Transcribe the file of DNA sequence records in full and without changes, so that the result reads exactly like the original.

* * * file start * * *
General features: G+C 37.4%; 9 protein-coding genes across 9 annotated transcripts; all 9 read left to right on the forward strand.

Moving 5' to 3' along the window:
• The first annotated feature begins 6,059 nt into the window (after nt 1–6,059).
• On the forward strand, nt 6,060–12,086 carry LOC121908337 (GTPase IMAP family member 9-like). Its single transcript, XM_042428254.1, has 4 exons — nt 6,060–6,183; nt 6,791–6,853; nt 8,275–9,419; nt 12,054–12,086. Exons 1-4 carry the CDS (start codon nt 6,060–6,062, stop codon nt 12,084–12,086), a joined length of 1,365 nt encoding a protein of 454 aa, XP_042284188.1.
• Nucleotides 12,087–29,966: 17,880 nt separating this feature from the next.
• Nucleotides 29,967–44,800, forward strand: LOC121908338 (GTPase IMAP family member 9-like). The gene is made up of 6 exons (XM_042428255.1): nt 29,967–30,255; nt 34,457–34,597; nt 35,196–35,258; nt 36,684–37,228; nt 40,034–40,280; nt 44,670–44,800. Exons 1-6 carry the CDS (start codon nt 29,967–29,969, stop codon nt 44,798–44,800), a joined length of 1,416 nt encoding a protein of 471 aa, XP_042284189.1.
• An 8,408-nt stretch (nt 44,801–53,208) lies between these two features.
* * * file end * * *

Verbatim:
General features: G+C 37.4%; 9 protein-coding genes across 9 annotated transcripts; all 9 read left to right on the forward strand.

Moving 5' to 3' along the window:
• The first annotated feature begins 6,059 nt into the window (after nt 1–6,059).
• On the forward strand, nt 6,060–12,086 carry LOC121908337 (GTPase IMAP family member 9-like). Its single transcript, XM_042428254.1, has 4 exons — nt 6,060–6,183; nt 6,791–6,853; nt 8,275–9,419; nt 12,054–12,086. Exons 1-4 carry the CDS (start codon nt 6,060–6,062, stop codon nt 12,084–12,086), a joined length of 1,365 nt encoding a protein of 454 aa, XP_042284188.1.
• Nucleotides 12,087–29,966: 17,880 nt separating this feature from the next.
• Nucleotides 29,967–44,800, forward strand: LOC121908338 (GTPase IMAP family member 9-like). The gene is made up of 6 exons (XM_042428255.1): nt 29,967–30,255; nt 34,457–34,597; nt 35,196–35,258; nt 36,684–37,228; nt 40,034–40,280; nt 44,670–44,800. Exons 1-6 carry the CDS (start codon nt 29,967–29,969, stop codon nt 44,798–44,800), a joined length of 1,416 nt encoding a protein of 471 aa, XP_042284189.1.
• An 8,408-nt stretch (nt 44,801–53,208) lies between these two features.